Toward the end of the second dive a tiny, tiny black and yellow puffer fish comes up to mask and hovers at my nose. The precious little creature doesn’t appear upset but simply stays at my nose and makes eye contact. Such a brave, little soul. An explorer of her kind.

Dive deck...blue-footed booby took a walk through
dive deck…blue-footed booby took a walk through

After lunch I’m walking along the starboard side of the boat and encounter a blue-footed booby walking toward me. He can’t spring up over the rail to fly so I run around, through the center of the boat, and come out another door behind him. I gently coax him to the stern of the boat, through the dive deck, down the stairs to the platform where he watches the pangas floating behind the boat. He hesitates, a wave washes over his feet, and then he takes off. No camera. Nobody to even witness this amazing encounter so it’s just the booby’s word and mine. We have a nice conversation, although it was rather one-sided.

After the third dive and dinner, friends are diving and I once-again ride along to watch the moonrise over the sea. The brilliant orange and turquoise hues of the sunset are fading as we motor the short distance in the panga.

_TSL5199The almost half moon light casts a beautiful, soft, white glow on the huge, white cliffs. It seems as if the entire island is alive with white light.

So quiet and peaceful it is on the water, in the shadow of the moon cliff. I feel so at home here. The thought of civilization makes me break out in anxious waves of dread. Civilization is so over-rated.

I manage to stay in the present moment and forget being anywhere but here, in the shadow of a glowing, ragged mountain rising up from the sea.

The moonlight grows in intensity and as we drift, I glance up and see an enormous shadow on the mountain created by the cliff face and moonlight. It appears to be a woman standing with her arms outstretched facing the sea. We are near the Capilla de la Mar arch. In my mind she appears to have long, flowing hair of seaweed with a leather band holding it at her forehead. Her skirt is woven of feathers and dried strands of sea weed and bits of shells. Her tunic is woven of white shells and pearls. Her outstretched palms face the sea she she says, Come to me.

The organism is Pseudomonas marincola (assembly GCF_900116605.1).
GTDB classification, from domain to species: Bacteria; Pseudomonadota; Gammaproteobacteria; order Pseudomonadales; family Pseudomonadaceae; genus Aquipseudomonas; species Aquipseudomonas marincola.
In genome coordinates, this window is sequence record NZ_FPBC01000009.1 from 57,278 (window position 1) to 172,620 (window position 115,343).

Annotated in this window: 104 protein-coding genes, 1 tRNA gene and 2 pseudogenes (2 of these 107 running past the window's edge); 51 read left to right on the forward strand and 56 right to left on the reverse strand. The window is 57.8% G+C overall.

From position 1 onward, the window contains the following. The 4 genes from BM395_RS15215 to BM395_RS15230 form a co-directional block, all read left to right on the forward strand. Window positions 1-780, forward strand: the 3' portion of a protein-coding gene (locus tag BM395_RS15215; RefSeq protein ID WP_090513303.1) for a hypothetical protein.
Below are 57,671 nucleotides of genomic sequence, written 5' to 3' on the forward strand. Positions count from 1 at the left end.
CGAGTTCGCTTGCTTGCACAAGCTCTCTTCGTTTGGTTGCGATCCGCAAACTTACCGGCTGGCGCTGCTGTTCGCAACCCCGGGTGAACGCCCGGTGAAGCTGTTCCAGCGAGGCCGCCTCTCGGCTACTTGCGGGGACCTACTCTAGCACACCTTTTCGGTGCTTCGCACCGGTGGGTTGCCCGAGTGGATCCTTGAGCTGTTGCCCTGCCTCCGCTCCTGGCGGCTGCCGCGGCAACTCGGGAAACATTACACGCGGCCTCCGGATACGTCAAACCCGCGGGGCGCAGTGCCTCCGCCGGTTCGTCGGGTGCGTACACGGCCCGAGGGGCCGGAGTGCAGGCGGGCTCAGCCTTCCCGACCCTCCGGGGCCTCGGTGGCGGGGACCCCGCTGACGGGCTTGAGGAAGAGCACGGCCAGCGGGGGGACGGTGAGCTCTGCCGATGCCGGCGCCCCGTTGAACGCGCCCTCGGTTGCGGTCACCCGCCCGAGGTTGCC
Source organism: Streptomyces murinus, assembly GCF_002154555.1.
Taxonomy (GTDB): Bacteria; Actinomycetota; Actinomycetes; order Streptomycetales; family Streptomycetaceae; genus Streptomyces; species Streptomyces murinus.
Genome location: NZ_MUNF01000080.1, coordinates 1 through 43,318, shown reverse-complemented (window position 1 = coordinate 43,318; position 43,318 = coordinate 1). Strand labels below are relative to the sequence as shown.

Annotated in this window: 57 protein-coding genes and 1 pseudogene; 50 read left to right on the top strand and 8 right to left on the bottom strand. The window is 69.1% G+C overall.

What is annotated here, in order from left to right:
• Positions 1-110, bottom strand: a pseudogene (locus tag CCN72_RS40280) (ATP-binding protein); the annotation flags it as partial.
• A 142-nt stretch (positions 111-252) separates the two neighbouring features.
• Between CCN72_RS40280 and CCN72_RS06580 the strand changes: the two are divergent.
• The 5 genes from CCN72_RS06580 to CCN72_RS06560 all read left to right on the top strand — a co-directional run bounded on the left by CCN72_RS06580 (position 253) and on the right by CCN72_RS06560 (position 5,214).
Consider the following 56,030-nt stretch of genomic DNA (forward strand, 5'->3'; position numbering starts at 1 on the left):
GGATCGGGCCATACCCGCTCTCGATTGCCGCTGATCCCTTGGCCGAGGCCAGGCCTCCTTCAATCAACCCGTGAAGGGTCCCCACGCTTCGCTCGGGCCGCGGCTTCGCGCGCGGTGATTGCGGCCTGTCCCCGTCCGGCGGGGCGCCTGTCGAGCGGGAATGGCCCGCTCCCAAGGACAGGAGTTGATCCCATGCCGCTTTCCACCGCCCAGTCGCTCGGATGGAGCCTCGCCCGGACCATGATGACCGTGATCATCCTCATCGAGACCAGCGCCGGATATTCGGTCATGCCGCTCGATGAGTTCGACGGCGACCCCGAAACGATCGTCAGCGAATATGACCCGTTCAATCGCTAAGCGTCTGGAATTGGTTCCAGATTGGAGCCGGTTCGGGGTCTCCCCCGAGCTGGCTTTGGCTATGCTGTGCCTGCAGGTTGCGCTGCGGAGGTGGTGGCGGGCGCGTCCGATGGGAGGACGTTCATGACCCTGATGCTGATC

In a moment a female sea lion exhales close to the boat, comes up and touches the boat and stays with us for a while. The magical woman and the sea lion seem connected.

I sense the Great Mother as the giver of life, love and joy…the light that comes from unparalleled joy.

Phosphorescent jelly fish illuminate the surface of the black water. Their other-worldly green strands float in the cove, in the sea in wild geometries. They appear as beacons of Her light…her joy.  My joy.


Sea of Cortez I

Sea of Cortez II

Sea of Cortez III

Sea of Cortez IV



Sea of Cortez IV…Beware the Inner Kraken!

Sea of Cortez IV…Beware the Inner Kraken!

IMG_0372Tuesday July 21st, 2015

The second largest sea lion colony in the Sea of Cortez is located at our current location. The island is dark brown rock and covered with bird droppings that make it appear as thick icing on a cake. Strange metaphor perhaps.

Isla San Pedro Martir is one of the most remote islands in the Sea of Cortez. There are little stone walls built  in the ‘V’ areas of the mountain and after inquiry I find that in the late 19th and early 20th century the bird guano (poop) was mined and shipped as far as Europe to be used as fertilizer. No kidding…there is a LOT of ‘white icing’ on this mountain island.

_TSL5051Diving Pacific waters, even a body of water like the Sea of Cortez, is so different from Caribbean diving. There is no hard coral reef but rather rocks and underwater cliffs. It looks very different yet supports an amazing variety of life, including soft corals and colorful fish.

_TSL5075Taking it easy another day by snorkeling on dive two. I bring along my GoPro instead of The Beast, my big Nikon/Aquatica camera and housing, and finally give up the GoPro to just play with sea lions. As I float and frolic in the 86 degree water in shorts and a rash guard, I am blissed to the max.